Also all the kissing and sex! Well, there's not that much sex, but what's there is really great. The scenes aren't explicit, but they've just got that hint of sexiness and it's clear what's going on. It made me very happy to read a story about a queer girl where the aspect of her sexuality wasn't avoided or glossed over. I guess there might be a tendency sometimes, as a reaction against straight people who focus way too much on the sexuality of queer people, to go towards the other extreme instead and say that it's about love and not about sex at all. But hey, for a lot of queer people (not all, of course), sex is important too. And I thought that was really well-balanced in this book. Cameron likes girls. She sometimes falls in love with them, but sometimes she kind of just likes making out with them and having sex with them. It was honest and refreshing.

The ending of the book didn't answer all the questions I had. As I approached the ending, I could feel how precious few pages were left and I knew that it would end too soon for me. I could read another whole 500-page novel about Cameron and her life after her miseducation. Yet the ending still satisfies, somehow, and the final sentence absolutely glimmered on the page for me. I read and reread that sentence over and over, and every time it made me shiver again with how powerful it is as an ending to this wonderful and inspiring gem of a novel.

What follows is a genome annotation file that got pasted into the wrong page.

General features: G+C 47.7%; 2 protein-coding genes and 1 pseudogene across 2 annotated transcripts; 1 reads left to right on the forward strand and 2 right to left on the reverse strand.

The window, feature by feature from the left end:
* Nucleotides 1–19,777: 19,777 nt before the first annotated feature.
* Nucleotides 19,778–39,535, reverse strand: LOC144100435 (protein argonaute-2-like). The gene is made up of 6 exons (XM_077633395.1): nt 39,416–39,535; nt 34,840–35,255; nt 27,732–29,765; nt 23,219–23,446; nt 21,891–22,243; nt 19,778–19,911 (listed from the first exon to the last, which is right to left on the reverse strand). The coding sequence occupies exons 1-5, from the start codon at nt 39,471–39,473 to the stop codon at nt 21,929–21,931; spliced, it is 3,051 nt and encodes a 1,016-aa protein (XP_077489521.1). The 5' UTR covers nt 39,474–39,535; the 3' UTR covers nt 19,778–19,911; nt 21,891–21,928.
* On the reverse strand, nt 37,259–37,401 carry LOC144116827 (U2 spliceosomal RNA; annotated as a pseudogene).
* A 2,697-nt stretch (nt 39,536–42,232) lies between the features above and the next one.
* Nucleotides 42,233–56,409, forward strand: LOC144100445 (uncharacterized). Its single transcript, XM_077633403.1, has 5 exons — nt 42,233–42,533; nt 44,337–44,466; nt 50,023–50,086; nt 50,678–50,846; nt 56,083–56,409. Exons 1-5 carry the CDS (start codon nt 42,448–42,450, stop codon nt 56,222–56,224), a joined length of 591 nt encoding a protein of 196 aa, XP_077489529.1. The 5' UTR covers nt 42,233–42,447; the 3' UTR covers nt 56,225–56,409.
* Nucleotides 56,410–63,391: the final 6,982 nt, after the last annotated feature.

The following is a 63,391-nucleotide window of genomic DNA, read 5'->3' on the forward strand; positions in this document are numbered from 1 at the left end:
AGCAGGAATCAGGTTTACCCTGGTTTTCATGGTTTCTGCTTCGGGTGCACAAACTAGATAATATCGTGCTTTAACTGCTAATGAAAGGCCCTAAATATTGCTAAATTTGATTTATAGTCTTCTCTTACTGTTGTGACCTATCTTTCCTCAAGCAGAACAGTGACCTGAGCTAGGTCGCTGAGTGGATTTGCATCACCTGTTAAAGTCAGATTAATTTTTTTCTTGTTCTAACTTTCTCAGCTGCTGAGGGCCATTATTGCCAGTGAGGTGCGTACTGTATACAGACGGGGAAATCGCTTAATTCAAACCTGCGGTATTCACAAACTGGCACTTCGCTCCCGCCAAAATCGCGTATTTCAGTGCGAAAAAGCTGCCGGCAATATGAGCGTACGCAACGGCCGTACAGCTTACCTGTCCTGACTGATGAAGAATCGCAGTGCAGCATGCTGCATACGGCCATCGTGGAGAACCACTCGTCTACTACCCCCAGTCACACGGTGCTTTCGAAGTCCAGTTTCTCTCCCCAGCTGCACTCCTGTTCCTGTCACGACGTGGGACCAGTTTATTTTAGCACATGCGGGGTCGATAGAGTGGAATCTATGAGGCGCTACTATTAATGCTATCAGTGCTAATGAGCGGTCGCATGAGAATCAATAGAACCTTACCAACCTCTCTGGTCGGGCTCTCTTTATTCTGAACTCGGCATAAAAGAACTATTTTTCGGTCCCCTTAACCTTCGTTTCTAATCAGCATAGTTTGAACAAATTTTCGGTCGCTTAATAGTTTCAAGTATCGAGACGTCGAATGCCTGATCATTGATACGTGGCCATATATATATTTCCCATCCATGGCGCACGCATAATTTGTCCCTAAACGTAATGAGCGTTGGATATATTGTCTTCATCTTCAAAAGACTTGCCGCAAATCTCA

Read this book. Just read it. It brims with hope that will run over into your life if you read it. I hope we get so many more books like this, I really do.


  1. Whenever I read "We live Cameron's life with her from when she's twelve to when she's seventeen..." I can't help but nod my head. The Miseducation of Cameron Post makes you really feel like you are living a life, doesn't it? It's just so, so captivating, how Danforth writes Cameron's fictional story so well that it feels like a real life story. And the same goes for Cameron as a character herself-- she feels real and, like you said, you really get to know her as a person throughout the course of the story, and I loved reading about "Cameron become herself".

    Haha, while I don't particularly like sex scenes (I'm more into extreme fluff and cuteness), I also really liked the honesty and frankness the story had when it came to showing Cameron's sexuality. Actually, the story had honesty and frankness when it came to pretty much anything, but you get what I mean :P

    Ah, that ending. I found it to be a little sudden and abrupt, but that really worked for me, even though I don't usually like sudden endings. This might sound a bit cheesy, but I thought the suddenness fit with how "life-like" The Miseducation of Cameron Post was. There is no real stopping point or event (er, unless you count death, but, uh, whatever) in life, and the ending of the book reflects that, I think. And I also like that Cameron is still living her life, beyond the pages, I guess you could say.

    Oh, and that last sentence really got to me, too. Such a beautiful ending sentence! Gorgeous review, Cynthia! It makes me want to reread The Miseducation of Cameron Post again!

    By the way, are you planning to read The Summer I Wasn't Me? It has a similar premise to The Miseducation of Cameron Post. I ended up not liking it as much as other reviewers, but it'd be interesting to hear your thoughts :)